Social and emotional skills can be taught to students of all ages. The younger kids are when they start learning how to build these skills, the better. But research shows that working on them during adolescence can also help. The key is to meet students where they are.
Here are examples of how SEL can be woven into traditional lesson plans at different ages:
Preschool: Show students how to work in pairs, like reading a book together. Point out how to center the book between two students and how to take turns flipping the pages. This helps kids learn about sharing and think about the needs of others.
Grade school: Ask students to identify their strengths and weaknesses as part of math instruction. Encourage students to fill in part of a grid or a pie chart to show how strong they feel at a particular skill.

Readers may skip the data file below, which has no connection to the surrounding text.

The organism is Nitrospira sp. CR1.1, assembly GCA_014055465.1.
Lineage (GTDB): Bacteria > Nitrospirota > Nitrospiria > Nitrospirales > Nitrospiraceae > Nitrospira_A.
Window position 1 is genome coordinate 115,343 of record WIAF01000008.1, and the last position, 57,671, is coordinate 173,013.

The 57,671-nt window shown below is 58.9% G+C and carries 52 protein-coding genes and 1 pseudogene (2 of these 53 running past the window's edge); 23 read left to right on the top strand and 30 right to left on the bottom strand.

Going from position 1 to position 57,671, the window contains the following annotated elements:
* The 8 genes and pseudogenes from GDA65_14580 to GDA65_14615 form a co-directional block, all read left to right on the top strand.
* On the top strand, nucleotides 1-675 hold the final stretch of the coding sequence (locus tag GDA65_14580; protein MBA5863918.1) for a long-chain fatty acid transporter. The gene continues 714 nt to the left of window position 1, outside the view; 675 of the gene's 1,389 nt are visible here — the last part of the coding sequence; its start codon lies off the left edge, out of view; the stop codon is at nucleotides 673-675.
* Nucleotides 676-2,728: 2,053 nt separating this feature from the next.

Middle school: Show students how to make the classroom a safe space where everyone can express themselves, like saying whether their weekend was good or bad. For example, the class can agree that there’s no teasing allowed.
High school: Help teens practice taking the perspectives of other people. Have them define and use the word empathy and break into small groups to reflect on how and why someone fought for justice and equality.
Parents and caregivers: Check out
social-emotional learning games
to try with your child.